The pandemic also required a massive rerouting of patients requiring regular care, from in-person to remote visits enabled by videoconferencing technologies. Shifting to this telehealth model for routine visits prompted a rethinking of systems and habits. For patients living hours away from the clinic, the new model has shown benefits, though with the caveat that telehealth is by no means accessible to all. Pointing to the silver lining, UCSF Cancer Center’s Pelin Cinar, MD, noted that “we have shown ourselves adaptable. We were able to implement interventions within days.”

Her colleague Laura Esserman, MD, a long-time advocate for personalized treatment of cancer patients and leader of the I-SPY Trials (including the I-SPY COVID trial) called for a renewed effort to identify and focus on high-risk patients and avoid over-treatment of those at low risk. The pandemic, she argued, is an impetus to break down inefficient systems and gain the ability to conduct speedier clinical trials to produce the data needed to validate patient-centered treatment plans.

“That sense of urgency to solve problems should not go away. Covid is not the only thing that kills people. Our patients don’t have ten years for us to get our act together,” Esserman said.


Though it should be obvious that precision medicine includes the whole person, mental health is frequently left out of the discussion. COVID-19, however, led to a “phenomenal wake-up call,” according to Elissa Epel, PhD. A panel session on the impact of the pandemic on stress and depression pointed out some disturbing statistics, including a rise in depression among young adults, with 1 in 4 reportedly considering suicide during this past year.

The good news, Epel pointed out, is that precision medicine has revealed novel targeted interventions for patients with severe familial depression and a corresponding genetic or neuroactivity profile. However, the pandemic has exacerbated the social pressures that create stress-induced mild or moderate depression. Not surprisingly, black, indigenous, and people of color suffer disproportionally. While medication may be helpful for some people, integrative methods, including nutrition, mind-body exercises, and especially social support may be more effective. “If we don’t hit the big stressors like food insecurity and racism, we will never eliminate toxic stress,” said Epel.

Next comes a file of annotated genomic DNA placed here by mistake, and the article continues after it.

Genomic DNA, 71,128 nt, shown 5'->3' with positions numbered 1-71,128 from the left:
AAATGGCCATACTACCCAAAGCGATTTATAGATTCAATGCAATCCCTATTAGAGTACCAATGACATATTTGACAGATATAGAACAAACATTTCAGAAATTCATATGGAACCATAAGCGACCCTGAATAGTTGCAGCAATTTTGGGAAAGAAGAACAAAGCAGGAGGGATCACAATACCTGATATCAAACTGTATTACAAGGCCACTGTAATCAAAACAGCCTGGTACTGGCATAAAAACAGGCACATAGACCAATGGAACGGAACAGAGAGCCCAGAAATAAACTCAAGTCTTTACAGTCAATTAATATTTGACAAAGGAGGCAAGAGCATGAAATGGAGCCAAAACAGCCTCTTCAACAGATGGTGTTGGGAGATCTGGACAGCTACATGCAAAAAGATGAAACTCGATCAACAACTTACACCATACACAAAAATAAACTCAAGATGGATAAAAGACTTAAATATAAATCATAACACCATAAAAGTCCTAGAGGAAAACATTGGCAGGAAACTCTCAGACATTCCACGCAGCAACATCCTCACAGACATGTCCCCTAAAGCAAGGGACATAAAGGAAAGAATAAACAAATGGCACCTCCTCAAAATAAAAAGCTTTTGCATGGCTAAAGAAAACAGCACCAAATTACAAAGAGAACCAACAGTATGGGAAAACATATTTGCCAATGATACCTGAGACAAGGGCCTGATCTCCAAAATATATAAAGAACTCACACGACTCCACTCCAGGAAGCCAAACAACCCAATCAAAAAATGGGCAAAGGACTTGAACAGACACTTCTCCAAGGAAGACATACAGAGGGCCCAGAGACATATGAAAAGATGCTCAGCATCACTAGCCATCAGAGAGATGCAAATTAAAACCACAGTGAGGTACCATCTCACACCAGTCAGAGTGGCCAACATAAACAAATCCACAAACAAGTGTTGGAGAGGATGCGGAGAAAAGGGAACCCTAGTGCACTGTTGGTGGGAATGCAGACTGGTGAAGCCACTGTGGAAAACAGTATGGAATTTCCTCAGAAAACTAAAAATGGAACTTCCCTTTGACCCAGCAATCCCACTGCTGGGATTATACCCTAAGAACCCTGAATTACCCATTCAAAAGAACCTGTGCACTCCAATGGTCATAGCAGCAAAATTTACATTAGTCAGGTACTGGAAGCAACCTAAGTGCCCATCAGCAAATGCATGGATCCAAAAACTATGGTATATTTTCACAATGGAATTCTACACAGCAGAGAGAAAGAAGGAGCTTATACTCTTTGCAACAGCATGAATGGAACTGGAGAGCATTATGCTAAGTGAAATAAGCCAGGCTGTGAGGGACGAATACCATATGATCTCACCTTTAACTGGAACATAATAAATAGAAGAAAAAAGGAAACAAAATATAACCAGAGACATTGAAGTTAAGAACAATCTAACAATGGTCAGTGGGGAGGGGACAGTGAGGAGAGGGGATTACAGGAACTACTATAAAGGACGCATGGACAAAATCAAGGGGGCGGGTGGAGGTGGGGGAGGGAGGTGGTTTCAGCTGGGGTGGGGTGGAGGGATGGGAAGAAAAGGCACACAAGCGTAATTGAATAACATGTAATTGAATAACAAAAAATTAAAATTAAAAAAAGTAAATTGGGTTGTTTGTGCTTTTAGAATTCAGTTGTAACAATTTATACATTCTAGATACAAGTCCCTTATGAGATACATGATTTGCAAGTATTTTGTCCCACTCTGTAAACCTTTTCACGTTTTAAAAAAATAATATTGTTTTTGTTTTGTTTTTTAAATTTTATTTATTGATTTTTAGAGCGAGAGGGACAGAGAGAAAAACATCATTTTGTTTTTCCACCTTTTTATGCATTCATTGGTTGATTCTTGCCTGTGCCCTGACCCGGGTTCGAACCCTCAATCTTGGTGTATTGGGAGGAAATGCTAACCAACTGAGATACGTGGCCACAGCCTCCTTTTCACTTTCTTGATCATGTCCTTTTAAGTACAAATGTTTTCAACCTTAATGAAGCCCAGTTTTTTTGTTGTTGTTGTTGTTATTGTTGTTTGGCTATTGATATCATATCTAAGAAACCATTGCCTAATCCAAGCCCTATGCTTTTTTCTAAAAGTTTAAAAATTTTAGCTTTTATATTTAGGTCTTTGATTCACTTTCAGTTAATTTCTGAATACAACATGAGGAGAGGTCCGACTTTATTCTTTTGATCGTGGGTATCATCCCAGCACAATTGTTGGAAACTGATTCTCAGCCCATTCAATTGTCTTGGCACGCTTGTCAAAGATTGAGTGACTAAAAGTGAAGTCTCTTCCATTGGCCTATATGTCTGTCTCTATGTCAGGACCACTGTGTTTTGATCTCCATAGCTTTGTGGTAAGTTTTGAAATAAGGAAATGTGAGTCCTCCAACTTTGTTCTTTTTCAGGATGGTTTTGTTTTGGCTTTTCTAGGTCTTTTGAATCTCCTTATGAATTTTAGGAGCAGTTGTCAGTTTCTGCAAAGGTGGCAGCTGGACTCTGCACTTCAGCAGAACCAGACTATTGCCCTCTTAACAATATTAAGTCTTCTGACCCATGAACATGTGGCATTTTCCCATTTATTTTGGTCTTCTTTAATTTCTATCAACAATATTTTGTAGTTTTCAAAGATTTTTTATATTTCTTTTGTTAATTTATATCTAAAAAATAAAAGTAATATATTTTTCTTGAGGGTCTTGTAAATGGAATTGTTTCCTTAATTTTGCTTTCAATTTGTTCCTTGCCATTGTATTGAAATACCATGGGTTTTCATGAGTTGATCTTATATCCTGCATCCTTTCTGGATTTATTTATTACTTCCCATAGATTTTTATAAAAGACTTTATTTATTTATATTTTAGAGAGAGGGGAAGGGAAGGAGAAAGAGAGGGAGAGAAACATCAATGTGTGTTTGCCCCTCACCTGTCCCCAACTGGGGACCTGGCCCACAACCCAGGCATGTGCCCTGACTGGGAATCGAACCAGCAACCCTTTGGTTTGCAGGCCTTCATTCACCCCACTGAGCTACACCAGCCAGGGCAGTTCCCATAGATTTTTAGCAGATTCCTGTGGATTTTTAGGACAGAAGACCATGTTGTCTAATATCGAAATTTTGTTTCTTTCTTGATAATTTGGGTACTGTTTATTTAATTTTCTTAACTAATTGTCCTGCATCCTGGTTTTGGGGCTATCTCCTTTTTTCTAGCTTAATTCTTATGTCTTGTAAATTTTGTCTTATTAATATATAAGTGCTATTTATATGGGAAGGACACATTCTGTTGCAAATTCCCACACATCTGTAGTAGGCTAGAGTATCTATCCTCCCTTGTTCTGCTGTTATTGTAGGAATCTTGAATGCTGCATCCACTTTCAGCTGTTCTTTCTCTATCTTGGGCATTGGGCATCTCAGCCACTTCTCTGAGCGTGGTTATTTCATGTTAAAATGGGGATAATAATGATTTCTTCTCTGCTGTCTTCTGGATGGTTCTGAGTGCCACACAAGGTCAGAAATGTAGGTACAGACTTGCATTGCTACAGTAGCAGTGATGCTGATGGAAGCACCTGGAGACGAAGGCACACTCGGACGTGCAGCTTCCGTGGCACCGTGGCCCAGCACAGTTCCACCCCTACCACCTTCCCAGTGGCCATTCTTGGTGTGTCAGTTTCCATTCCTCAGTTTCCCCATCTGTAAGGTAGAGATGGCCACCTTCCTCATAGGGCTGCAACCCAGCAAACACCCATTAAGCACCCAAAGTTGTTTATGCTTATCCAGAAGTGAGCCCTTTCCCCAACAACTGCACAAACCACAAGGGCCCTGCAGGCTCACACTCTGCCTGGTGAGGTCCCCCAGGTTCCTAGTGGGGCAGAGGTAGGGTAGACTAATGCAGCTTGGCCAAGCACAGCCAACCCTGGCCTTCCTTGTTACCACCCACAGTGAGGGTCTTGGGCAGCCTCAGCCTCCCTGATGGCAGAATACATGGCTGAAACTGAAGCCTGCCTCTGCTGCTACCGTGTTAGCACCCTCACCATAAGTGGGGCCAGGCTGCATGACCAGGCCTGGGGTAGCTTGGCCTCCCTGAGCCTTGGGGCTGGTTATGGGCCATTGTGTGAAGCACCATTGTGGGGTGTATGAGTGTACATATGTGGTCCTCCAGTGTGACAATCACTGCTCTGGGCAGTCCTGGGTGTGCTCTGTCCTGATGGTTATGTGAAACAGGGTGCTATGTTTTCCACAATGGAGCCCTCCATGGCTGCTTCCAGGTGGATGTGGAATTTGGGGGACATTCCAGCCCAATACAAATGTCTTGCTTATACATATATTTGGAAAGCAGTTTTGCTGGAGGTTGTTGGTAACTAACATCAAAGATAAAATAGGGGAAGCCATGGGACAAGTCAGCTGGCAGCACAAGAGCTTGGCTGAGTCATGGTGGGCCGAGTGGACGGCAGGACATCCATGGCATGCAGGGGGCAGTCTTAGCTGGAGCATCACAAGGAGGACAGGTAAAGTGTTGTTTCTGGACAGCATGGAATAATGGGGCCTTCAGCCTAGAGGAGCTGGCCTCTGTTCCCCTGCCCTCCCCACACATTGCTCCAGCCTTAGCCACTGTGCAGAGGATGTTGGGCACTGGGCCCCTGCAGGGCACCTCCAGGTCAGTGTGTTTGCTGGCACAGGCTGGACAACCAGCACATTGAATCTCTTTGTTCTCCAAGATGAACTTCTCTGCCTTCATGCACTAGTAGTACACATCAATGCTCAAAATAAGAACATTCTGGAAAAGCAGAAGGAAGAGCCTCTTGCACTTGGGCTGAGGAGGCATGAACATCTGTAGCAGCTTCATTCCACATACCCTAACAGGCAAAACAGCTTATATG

Julianne McCall, PhD, co-director of the California Initiative to Advance Precision Medicine, noted the fragmentation of care that puts mental health into a separate category, similar to dentistry, which causes further societal inequities and data silos that inhibit the connections vital to precision medicine. She highlighted that the Governor’s budget proposal includes plans to streamline care for Medi-Cal patients and build upon an existing health information exchange to expand the use of data to benefit of patients.


Further highlights of the conference included a session on computational strategies with Eric Topol, MD; a discussion of regulatory issues with FDA acting commissioner Janet Woodcock, MD; and a conversation with Anthony Fauci, MD, who received the PMWC Luminary award. 

The conference made clear that extending collaborations across disciplines and an open science approach has resulted in unprecedented innovation during this challenging year. It also amplified the need to overhaul and align public health systems and data exchanges to meet the present and future health threats.

The following conference recordings are available to the UCSF community (requires MyAccess)
Opening Remarks Keith Yamamoto 
COVID-19: Disrupter of Biomedical Research and Healthcare Keith Yamamoto, Peter Walter (UCSF) &

Jeffrey Balser (Vanderbilt), Yvonne Maldonado (Stanford), Ralph Snyderman (Duke)

Health Disparities in the COVID-19 Pandemic Kirsten Bibbins-Domingo, Diane Havlir (UCSF) & 

Kristen Azar (Sutter Health) and Susana Rojas (Calle 24)

Development of New SARS-CoV-2 Therapeutics Aashish Manglik, Danielle Swaney (UCSF) & 

Monica Herrera/George Karlin (Biorad), Maximilian Konig, Aaron Tobian (Johns Hopkins), Peter Marks (FDA), Anu Osinusi (Gilead), Bruce Patterson (Incel), Steven Quay (Atossa)

COVID-19 Molecular Testing: Updates on Recent Development & Clinical Results

Joe DeRisi (UCSF) & Janice Chen (Mammoth), Ruth Clements (Quest), Marcia Eisenberg (LabCorp), Andrew Hemmert (BioFire), Jonathan Rothberg (4Catalyzer), Mark Stevenson (Thermo Fisher)

Forging New Connections for a Sustainable Testing Ecosystem

Charles Chiu (UCSF) & Mara Aspinall (Arizona State), Sree Chaguturu (CVS), Steve Kulisch (Fluidigm), Eric Van Gieson (DARPA)

The Impact of COVID-19 on Cancer Care and Future Implications Laura Esserman, Pelin Cinar (UCSF) & Helmy Eltoukhy (Guardant), Mark Fleury (ACSCAN), Laurie Glimcher (Dana Farber)
Tackling the Mental Health Crisis in the Wake of COVID-19 Elissa Epel (UCSF) & Rajneesh Behal, Christine Celio (One Medical), Shawna Oliver-Kapp (Manulife), Julianne McCall (CIAPM)
Anthony Fauci in Conversation with Lee Hood